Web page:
Many companies encourage employees to work overtime hours to maintain effective workflow in busy periods, and employees are often compensated for these hours with increased pay rates (according to their award, enterprise agreement or another registered agreement). This may seem like a win-win situation, but there are many hidden issues with excessive overtime and the overloading of employees that are rarely spoken about.
The Work Health and Safety (WHS) Act 2011 provides guidelines to protect the health, safety and welfare of both workers and other parties who may be affected by the activities of the business. Employees participating in excess over time can be left feeling fatigued, over-worked and mentally drained, leading to safety issues, emotional and psychological issues, increased workplace accidents and ultimately compromising the WHS practices of the business.
Emotional & Psychological
It is easy for managers to begin to see over time as standard operation rather than as a temporary solution, and when employees are unable to see the end of these extra hours, problems arise. Working longer hours and excessive amounts of overtime can be counterproductive and result in major emotional and psychological problems for employees.
These extra working hours disrupt the biological functions of an employee and the social structures of their lives, leading to increased risk of mental health and psychological problems such as;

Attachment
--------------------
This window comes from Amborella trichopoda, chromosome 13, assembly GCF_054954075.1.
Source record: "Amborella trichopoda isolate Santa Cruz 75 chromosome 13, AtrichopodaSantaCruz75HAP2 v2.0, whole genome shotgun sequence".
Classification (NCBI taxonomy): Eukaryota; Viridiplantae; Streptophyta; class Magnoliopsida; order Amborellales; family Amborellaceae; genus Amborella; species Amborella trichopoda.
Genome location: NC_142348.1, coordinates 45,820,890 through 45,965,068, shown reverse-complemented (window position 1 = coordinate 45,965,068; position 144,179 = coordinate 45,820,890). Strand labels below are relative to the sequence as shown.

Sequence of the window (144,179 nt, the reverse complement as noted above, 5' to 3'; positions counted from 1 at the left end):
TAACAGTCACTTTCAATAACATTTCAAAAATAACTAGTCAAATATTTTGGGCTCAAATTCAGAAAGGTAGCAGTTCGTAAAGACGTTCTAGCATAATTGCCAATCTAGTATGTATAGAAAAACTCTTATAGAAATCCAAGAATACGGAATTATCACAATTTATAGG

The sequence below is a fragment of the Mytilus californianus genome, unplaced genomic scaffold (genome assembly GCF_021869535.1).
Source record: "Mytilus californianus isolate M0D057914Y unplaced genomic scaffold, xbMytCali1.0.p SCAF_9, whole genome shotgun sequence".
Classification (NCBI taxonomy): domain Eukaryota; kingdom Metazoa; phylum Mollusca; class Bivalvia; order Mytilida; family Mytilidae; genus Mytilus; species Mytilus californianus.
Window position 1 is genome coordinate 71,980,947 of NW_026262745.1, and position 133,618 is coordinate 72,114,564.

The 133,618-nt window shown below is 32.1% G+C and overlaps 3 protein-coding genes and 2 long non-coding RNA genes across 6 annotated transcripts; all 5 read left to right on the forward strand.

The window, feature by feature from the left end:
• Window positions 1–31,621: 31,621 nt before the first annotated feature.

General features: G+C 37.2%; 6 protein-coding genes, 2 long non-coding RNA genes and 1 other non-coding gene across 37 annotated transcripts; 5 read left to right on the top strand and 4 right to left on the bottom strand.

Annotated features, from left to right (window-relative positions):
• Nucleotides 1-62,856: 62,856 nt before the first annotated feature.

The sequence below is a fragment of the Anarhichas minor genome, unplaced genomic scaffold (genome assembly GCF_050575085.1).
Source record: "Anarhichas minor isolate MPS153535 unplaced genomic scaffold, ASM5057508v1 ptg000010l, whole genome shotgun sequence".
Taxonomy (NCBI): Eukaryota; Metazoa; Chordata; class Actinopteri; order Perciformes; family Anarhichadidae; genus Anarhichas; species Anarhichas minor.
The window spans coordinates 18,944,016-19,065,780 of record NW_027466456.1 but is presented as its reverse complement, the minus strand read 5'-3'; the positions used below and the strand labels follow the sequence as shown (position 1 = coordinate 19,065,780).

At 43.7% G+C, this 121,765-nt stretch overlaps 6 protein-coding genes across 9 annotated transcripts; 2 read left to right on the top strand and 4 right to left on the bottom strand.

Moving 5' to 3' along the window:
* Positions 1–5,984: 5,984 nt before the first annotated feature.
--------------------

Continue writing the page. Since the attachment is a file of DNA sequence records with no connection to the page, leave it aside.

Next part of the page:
- Increased chance of substance abuse
- Depression, anxiety and other mental health diseases
- Negative work-life balance
- Lack of motivation and focus
- Social withdrawal
- Health Issues
In addition to this, increased overtime hours can result in many physical health and safety issues for employees in all types of workplaces.
Increased stress for example can lead to a plethora of physical health issues such as;
- Increased blood pressure
- Increased risk of cardiovascular disease
- Long-term sleep problems
- Muscle pains
- Chronic infections
Extended working hours in different types of workplaces can lead to different long-term physical health issues. For example, long-term lower back injuries in jobs requiring manual labour, strained eyes and shoulders for office jobs and knee and back problems for workers on their feet for extended periods of time.
Workers who regularly participate in overtime hours have been reported to be 61% more likely to get injured or injure somebody else on the job. The fatigue associated with extended working hours can result in workers who are tired, irritable and overworked, leading to impaired judgement, increases in error and slower response times. These effects, therefore, set the stage for increased accidents while on the job and travelling to and from the workplace.
What are your rights in terms of overtime?
Under the Fair Work Act (S62 (2)), the maximum ordinary hours for a full-time employee is 38 hours a week. Outside of this, employers can request further hours, so long as is it considered a “reasonable request” or is considered overtime in line with the terms of their employment contract, award, enterprise agreement or other registered agreement. One of the factors used to determine if a request is reasonable is whether the additional work hours will come with any risk to the workers’ health and safety or if there are any personal circumstances.
The attorneys at Owen Hodge Lawyers are well versed in the legal complexities of employment law. Please call us to schedule a consultation at 1800 780 770 at your earliest convenience.